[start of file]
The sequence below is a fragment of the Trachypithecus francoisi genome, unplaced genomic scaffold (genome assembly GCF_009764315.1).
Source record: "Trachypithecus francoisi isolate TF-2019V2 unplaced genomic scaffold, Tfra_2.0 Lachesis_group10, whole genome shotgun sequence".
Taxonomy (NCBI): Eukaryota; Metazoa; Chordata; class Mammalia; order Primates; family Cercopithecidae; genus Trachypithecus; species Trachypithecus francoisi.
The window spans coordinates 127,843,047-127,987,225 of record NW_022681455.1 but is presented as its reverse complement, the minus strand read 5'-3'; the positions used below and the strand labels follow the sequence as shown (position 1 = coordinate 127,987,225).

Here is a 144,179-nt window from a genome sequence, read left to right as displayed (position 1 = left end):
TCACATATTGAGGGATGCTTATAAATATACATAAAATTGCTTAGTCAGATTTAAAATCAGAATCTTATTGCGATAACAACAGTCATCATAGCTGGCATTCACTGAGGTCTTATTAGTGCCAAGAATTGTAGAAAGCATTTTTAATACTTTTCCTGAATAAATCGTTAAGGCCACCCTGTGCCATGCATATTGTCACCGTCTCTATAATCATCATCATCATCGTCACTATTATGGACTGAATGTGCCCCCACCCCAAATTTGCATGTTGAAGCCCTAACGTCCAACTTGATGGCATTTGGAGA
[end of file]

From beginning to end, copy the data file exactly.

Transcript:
The sequence below is a fragment of the Trachypithecus francoisi genome, unplaced genomic scaffold (genome assembly GCF_009764315.1).
Source record: "Trachypithecus francoisi isolate TF-2019V2 unplaced genomic scaffold, Tfra_2.0 Lachesis_group10, whole genome shotgun sequence".
Taxonomy (NCBI): Eukaryota; Metazoa; Chordata; class Mammalia; order Primates; family Cercopithecidae; genus Trachypithecus; species Trachypithecus francoisi.
The window spans coordinates 127,843,047-127,987,225 of record NW_022681455.1 but is presented as its reverse complement, the minus strand read 5'-3'; the positions used below and the strand labels follow the sequence as shown (position 1 = coordinate 127,987,225).

Here is a 144,179-nt window from a genome sequence, read left to right as displayed (position 1 = left end):
TCACATATTGAGGGATGCTTATAAATATACATAAAATTGCTTAGTCAGATTTAAAATCAGAATCTTATTGCGATAACAACAGTCATCATAGCTGGCATTCACTGAGGTCTTATTAGTGCCAAGAATTGTAGAAAGCATTTTTAATACTTTTCCTGAATAAATCGTTAAGGCCACCCTGTGCCATGCATATTGTCACCGTCTCTATAATCATCATCATCATCGTCACTATTATGGACTGAATGTGCCCCCACCCCAAATTTGCATGTTGAAGCCCTAACGTCCAACTTGATGGCATTTGGAGA